"As girlfriends, sure," replied Bellatrix. "As wives? I don't know. Besides, dad wouldn't have gone for a Greengrass if a Lestrange is available. 'Better pedigree' or rot like that. You know what's worse, though? Black pedigree is considered best pedigree. That's why Uncle Orion and Aunt Walburga were matched as cousins! Maybe I should be happy Sirius is only nine years old or I might have been matched with him!"

"Eeeww!" Cissy made a face.

"Quite," said Bellatrix, letting out a sigh.

"How about we just enjoy ourselves tonight and not think about the future too much," said Andie, apparently not wanting to think about whatever arranged marriage was in store for her. Bellatrix definitely couldn't blame her for that. So they lay there in silence, watching the stars while the crickets in the underbrush sang their song.

Funny how her thoughts kept drifting back towards Hermione: the girl whom had become such a good friend in such short a time. Bellatrix wondered how her friend was doing, if she was enjoying herself back home. Of course, she'd hear all about it tomorrow evening.

Thoughts about Hermione drove her to another point, though. The plucky young Bellatrix knew that Hermione had a tendency to put a brave face on, but couldn't hide the sadness within her: something had happened to Hermione recently. Something bad. Something she had yet to deal with, if even she could.

Perhaps Bellatrix could help her somehow. Perhaps this one last adventure she was having was something of a way to help Hermione too. An adventure they could share together, just the two of them.

As her sisters were drifting off to sleep, Bellatrix was lost in thought once more. It almost frightened her just how forward she looked to talking to Hermione again, to share everything she had found and to see her face again.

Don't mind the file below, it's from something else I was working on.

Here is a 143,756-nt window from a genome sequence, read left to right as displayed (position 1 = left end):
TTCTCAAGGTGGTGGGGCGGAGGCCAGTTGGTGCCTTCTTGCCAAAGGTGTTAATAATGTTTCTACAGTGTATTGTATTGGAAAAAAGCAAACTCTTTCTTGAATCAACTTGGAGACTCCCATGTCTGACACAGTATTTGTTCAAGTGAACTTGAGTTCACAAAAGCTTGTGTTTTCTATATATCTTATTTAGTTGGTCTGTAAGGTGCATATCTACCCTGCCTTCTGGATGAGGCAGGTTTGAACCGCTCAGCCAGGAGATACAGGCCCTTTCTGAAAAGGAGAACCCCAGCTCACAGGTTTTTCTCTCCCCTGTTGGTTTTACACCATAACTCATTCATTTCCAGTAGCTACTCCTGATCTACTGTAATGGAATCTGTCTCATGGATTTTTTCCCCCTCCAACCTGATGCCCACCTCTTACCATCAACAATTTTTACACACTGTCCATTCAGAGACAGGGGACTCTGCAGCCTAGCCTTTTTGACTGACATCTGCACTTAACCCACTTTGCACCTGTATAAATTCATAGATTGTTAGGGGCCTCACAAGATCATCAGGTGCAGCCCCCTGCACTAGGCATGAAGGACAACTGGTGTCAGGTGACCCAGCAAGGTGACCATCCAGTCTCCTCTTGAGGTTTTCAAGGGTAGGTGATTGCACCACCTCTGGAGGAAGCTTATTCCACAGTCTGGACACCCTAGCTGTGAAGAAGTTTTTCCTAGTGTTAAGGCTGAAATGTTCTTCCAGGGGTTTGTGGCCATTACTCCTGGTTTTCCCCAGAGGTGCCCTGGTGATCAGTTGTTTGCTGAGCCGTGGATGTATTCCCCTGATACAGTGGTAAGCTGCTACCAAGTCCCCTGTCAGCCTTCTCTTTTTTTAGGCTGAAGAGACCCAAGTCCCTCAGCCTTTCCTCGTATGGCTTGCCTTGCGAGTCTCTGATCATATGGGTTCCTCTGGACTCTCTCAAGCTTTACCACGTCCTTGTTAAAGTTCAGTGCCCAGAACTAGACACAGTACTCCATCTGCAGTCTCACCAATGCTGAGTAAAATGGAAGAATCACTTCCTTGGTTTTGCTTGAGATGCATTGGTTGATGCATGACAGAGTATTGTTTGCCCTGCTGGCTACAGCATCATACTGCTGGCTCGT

Slowly but surely, Bellatrix drifted off to a dreamless sleep, all worries disappearing into a blissful night.

The Burrow was just as Hermione had always experienced it: cozy, homely and with that persistent feeling of magic in the air. Not to mention that there were loads of people around, Weasleys or otherwise, and they were all mulling around the living room chatting rather animatedly.

Perhaps she shouldn't have come. Perhaps she should have stayed a few more hours with her parents. Her father had particularly been against letting her go back to school. But she had to. For Bellatrix if not anything else. She'd fed her parents the same cock and bull story about wanting to finish what she'd started.

Typical. She had promised herself to do better, yet kept feeding her parents the same lies she had always had.

It didn't do much to improve her mood, though through no lack of trying from the Weasley family. The first thing which happened was that Mrs. Weasley showed her no sign of resentment for breaking up with Ron. She expressed this with a fierce hug and subsequently trying to stuff her full of food.

Still, as the party continued on, Hermione felt herself drifting into background. The sounds of the song and cheer became dull and lifeless as she became ever more withdrawn: these days she didn't really care much for being surrounded by happy people. Nursing a drink, she found herself changing position ever so often, gradually moving towards the door almost against her own will… just waiting for a moment to slip away unnoticed.